Additional Comments by Senator Xenophon

Additional Comments by Senator Xenophon

Introduction

1.1        There have been numerous inquiries into the not-for-profit sector over the past decade, all consistently calling for reform of regulation of the not-for-profit sector in order to ensure greater transparency and accountability.

1.2        This Senate inquiry was a beneficial and successful opportunity to continue this discussion and heard from a range of experts, charities and religions and members of the public through the submissions and public hearings process.

1.3        The Committee's recommendations for the establishment of a single independent national commission for not‑for-profit organisations, similar to the Charity Commission for England and Wales; and for the Government to inquire into the operation of MILVILUDES in France to learn how it monitors the activities of cults, with a view to establish a similar agency in Australia, should both be initiated as soon as possible.

The need for reform

1.4        Not-for-profit organisations, including charities and religions, are currently afforded tax exempt status due to the presumption that they provide the community with services and assistance that is of benefit. Subsequently, these entities are not required to lodge income tax returns unless otherwise specified.

1.5        According to the Mr Michael Hardy, Assistant Commissioner of Taxation with the Australian Tax Office,

"There are about 55,000 organisations that have some sort of charitable tax concession endorsement. We receive around 6,000 applications per year, which are reviewed."

1.6        Of those, however, Mr Hardy acknowledged that, given resource limitations, not all of these applications are closely scrutinised.

"There is certainly a fast tracked assessment process. Realistically, with the staff available and to work through the number of applications per year, perhaps in the order of 70 percent of applications work through the risk assessment as being relatively fast processed through the system. Some of those are tagged for subsequent, after-the-event review. The remaining ones would be subject to more careful scrutiny upon application."[1]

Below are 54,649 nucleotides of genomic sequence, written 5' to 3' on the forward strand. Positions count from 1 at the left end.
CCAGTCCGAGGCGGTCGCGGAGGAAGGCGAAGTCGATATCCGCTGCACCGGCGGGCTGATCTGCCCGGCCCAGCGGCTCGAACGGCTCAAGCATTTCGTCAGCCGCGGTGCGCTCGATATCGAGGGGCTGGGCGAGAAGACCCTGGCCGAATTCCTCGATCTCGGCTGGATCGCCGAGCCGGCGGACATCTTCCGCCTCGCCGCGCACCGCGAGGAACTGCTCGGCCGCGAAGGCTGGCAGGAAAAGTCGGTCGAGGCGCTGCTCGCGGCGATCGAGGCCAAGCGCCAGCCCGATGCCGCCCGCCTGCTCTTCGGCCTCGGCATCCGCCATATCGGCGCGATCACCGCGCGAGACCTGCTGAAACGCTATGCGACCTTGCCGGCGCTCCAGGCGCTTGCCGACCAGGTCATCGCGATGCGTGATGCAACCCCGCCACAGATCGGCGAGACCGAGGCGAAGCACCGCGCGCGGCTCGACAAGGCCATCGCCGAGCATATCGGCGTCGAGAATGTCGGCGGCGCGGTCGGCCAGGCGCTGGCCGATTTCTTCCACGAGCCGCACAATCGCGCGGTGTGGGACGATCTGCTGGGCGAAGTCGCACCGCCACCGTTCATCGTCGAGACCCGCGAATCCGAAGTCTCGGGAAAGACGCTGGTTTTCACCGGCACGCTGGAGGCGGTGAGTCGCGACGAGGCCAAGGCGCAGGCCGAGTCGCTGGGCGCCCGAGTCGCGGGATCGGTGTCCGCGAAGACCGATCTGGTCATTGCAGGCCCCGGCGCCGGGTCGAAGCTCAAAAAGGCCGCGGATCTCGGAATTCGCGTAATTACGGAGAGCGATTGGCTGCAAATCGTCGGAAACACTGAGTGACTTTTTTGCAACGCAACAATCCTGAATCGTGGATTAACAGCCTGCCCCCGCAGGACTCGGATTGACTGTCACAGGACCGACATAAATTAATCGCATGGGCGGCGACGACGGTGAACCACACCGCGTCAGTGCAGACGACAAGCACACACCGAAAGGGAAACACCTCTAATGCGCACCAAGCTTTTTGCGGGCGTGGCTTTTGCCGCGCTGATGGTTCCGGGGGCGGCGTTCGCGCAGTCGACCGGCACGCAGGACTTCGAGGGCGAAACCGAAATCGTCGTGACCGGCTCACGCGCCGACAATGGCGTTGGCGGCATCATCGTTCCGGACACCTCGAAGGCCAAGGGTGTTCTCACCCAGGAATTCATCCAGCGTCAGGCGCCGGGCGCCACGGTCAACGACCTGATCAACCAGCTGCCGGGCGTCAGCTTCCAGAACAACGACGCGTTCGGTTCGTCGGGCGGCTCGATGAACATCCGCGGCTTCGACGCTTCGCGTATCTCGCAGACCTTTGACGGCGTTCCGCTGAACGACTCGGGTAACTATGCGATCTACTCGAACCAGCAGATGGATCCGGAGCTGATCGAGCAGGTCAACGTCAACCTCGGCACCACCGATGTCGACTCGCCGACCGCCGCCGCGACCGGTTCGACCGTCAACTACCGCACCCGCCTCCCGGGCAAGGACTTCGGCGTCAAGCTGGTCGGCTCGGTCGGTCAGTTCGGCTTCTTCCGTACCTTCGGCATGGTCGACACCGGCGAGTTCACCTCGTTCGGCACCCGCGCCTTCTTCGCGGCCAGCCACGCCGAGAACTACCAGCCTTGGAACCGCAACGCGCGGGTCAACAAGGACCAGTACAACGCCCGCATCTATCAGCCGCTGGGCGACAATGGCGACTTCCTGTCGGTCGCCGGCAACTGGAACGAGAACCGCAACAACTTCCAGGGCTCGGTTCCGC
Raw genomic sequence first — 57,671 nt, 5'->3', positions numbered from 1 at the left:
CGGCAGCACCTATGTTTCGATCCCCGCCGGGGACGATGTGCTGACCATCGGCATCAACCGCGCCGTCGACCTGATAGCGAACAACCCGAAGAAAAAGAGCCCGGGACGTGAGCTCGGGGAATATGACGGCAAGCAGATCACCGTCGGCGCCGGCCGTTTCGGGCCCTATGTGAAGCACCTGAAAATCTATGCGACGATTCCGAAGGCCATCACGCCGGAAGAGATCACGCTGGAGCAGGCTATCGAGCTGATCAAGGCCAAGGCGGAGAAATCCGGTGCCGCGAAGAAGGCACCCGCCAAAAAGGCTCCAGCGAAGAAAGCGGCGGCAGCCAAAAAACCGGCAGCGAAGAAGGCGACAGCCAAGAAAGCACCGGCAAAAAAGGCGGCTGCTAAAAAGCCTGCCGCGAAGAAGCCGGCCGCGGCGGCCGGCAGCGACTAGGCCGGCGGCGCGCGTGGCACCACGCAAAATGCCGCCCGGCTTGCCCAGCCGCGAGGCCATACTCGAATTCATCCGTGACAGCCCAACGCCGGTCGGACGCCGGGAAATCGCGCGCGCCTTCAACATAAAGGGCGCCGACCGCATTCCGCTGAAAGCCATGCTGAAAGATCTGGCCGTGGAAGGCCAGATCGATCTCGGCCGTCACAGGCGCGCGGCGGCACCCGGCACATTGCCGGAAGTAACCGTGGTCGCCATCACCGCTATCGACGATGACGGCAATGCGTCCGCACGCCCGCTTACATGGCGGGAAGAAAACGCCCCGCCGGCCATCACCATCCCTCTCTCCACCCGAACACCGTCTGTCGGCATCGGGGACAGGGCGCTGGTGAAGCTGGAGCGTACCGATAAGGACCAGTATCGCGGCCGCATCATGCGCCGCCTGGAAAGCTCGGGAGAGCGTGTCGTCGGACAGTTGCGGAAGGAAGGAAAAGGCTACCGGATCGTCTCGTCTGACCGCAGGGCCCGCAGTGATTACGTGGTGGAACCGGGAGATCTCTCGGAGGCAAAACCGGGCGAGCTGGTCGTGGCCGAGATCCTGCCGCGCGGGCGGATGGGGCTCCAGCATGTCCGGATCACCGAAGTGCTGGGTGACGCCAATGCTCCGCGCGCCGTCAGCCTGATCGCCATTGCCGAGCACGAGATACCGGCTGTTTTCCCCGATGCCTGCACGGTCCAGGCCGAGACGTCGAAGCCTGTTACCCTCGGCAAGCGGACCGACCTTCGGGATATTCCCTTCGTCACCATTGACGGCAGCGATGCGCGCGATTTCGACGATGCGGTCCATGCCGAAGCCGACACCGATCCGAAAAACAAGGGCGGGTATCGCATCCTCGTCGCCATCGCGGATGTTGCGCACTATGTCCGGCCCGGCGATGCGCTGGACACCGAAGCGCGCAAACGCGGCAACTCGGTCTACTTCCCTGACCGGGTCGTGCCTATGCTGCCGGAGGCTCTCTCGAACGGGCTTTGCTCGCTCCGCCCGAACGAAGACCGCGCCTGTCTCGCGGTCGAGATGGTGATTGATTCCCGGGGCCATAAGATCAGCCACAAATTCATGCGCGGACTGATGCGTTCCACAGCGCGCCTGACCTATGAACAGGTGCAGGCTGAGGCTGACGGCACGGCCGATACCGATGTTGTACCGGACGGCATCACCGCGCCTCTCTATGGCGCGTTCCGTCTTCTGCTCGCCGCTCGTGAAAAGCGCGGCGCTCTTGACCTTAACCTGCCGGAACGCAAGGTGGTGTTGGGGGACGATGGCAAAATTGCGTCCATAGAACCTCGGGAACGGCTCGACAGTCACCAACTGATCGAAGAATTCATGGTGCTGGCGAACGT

1.7        Perhaps more concerning, however, is that charities and religions are also able to self-assess their income tax status and may therefore be income tax exempt and operate completely unknown to the Tax Office.

Mr Hardy—If they make that self-assessment, which also then allows for them to be exempt from income tax, they would not make themselves known to the tax office. They would not be required to make themselves known to the tax office. If the nature of their activities in relation to goods and services tax, for example, were below the thresholds for registration, they would not be registered for goods and services tax purposes. If they did not have employees or they did not have any fringe benefits tax arrangements in relation to employees, they would have no requirement to engage with the tax office in the fringe benefits tax space, and so they may in fact be technically invisible to the tax office in any formal sense.

ACTING CHAIR—That in a way answers the question which I was going to ask, and that is: since groups can self-assess as a religion, what quantum, what number, of religions would you say are out there whereby, unless they become visible to you from some of their activity, you would not know they existed as such? For a group to claim tax exemption there must be a point where they put in a tax return or an exemption is claimed, and therefore it must be possible to make some sort of assessment of the numbers.